Clifton Powell's blog

March 18, 2010


Filed under: Uncategorized —— powellclifton @ 4:11 pm

Third cinema is a Latin American film movement that started in the 1960s-70s which depreciates neocolonialism, the capitalist system, and the Hollywood model of cinema as just entertainment to make money. Third cinema is totally against the Hollywood model because the main focus in Hollywood is making money opposed to taking different risks within the various genres and the ways films are put together. Third Cinema refers to popular memory and it’s connected to world folklore and its purpose is to pass memories down from generation to generation.
Third Cinema filmmakers are always struggling to stop Hollywood from taking over their local film industries. Despite ethnic and political diversity, Third Cinema films from different regions and have many common characteristics identifying them as part of a international movement unlike in Hollywood. Third cinema is a revolutionary form of cinema and it’s described as guerilla warfare and it’s a underground form of cinema. The most important thing for third cinema filmmakers is to have their own identity and to be who they are. On the contrary, in Hollywood cinema there’s limitations for directors while making a film opposed to Third Cinema because their main focus is making a box office hit that increases revenue. In my opinion, Hollywood cinema sugar coats their films. However, in Third Cinema you receive the real underground lifestyle that’s not usually depicted in any films that are box office hits.

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9 Responses to “THIRD CINEMA!!!”

  1.   Lauren Schwartz Says:

    Hey. I agree that the Third Cinema is opposite to the Hollywood style films. Third Cinema is more about the message and technique then it is about making money (Hollywood). But I cant help but think, what about films that are Third Cinema, yet also due well in the box office and makes tons of money. I dont know any off the top of my head but there are definitely films that are Third Cinema and Hollywood style, in the sense that they make a lot of money.
    And you say Hollywood sugar coats their films. And while I agree in may respects, there are films that are Hollywood made but are the real deal.
    What would you say for a movie like ‘Slumdog Millionare’?

  2.   Amy Herzog Says:

    Interesting question, Lauren. I’d say that if a film does well at the box-office and makes a ton of money, it definitely is NOT Third Cinema, at least as defined by Solanas and Getino. For them, Third Cinema films were to be shown in the context of community activism, with the explicit goal of raising consciousness and motivating people to become involved in direct political action.

    So there’s a distinction between films made in “developing” countries and Third Cinema. Slumdog Millionaire is a complex example– it was directed by a British filmmaker, and funded by international studios and investors, and was geared toward an international market (not an Indian market). There’s also a well-established Indian cinema market, one that is in fact bigger than that of the US. Finally, the message of the film has to do with making lots of money on a game show– not exactly the Marxist ideals of the early Third Cinema works!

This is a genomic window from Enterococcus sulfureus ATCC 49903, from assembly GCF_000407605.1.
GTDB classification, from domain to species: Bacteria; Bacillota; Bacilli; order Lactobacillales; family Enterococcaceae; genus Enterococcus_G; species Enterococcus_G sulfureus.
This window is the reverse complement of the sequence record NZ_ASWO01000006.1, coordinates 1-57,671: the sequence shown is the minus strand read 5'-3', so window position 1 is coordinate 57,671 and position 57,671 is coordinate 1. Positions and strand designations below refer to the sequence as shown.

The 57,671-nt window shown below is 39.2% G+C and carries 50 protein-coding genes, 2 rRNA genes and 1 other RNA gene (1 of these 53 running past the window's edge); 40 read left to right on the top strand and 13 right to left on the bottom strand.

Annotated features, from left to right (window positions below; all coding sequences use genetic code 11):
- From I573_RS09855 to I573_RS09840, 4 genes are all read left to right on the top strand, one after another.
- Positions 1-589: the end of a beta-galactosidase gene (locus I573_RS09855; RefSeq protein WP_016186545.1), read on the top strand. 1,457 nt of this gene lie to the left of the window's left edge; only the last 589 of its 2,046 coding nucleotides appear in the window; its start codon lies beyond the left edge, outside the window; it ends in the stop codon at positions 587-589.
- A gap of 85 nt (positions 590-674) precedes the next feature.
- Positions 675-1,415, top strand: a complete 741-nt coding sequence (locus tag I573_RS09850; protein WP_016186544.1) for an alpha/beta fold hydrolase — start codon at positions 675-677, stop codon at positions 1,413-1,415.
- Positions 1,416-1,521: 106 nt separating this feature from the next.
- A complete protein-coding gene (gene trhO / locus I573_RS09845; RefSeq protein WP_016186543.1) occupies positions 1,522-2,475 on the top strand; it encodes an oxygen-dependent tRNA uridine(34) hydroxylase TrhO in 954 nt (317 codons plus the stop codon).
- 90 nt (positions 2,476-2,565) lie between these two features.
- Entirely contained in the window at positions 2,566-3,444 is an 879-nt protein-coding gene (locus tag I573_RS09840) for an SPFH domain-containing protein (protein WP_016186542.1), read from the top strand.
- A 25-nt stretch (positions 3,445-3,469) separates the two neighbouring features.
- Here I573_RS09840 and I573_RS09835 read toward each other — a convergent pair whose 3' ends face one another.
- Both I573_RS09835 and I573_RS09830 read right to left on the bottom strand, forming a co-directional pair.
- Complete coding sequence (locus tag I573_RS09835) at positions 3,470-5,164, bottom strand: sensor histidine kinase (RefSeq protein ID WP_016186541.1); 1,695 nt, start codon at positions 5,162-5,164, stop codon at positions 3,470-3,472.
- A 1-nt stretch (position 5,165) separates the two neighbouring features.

I think Clifton hit on a key word here: Underground. The original Third Cinema movement took place entirely outside the established industry. But Lauren is right to point out that the climate has shifted significantly since the 1970s. Can a film like “Slumdog” still convey an important message regarding issues of social justice and poverty? Is it ultimately more effective because it is seen by more audiences? Or is it such a watered down version, made for Western audiences, that it doesn’t have any real political impact?

  3.   Lauren Schwartz Says:

    It is interesting that if the film does well at the box office, then according to Solanas and Getino it is not a Third Cinema film. I think that is unfair to the filmmakers because they can work so hard on making the film they want, conveying a message and as much of a Third Cinema film as possible. But if the audience likes it and it becomes popular, it is not considered a third Cinema. But this seems very out of the hands of the filmmakers.

  4.   Michael Fried Says:

    I think a film like “Slumdog” does raise consciousness regarding issues of social justice and poverty. Even if it is not an entirely accurate portrayal of India, it causes people to think about India and possibly become more interested in Indian Cinema. If “Slumdog” is filled with misconceptions about India, then it increases awareness of those misconceptions, and then people who know the real India may be more motivated to teach people about India. So yes, I do think it’s more effective because of the large audience, and I do think it has a real political impact.

  5.   dcooper101 Says:

    i hear all of your points, but i don’t think anyone wants to face the fact that to make a film, it costs a lot of money. making film art is not like painting a picture, it costs a ton of money, and someone has to be willing to give that money. i find it very interesting that i read so many articles where people bitch about how art and commerce fight with each other. if there is not one, then there is not the other. they have to deal with each other no matter what. so just deal with it.

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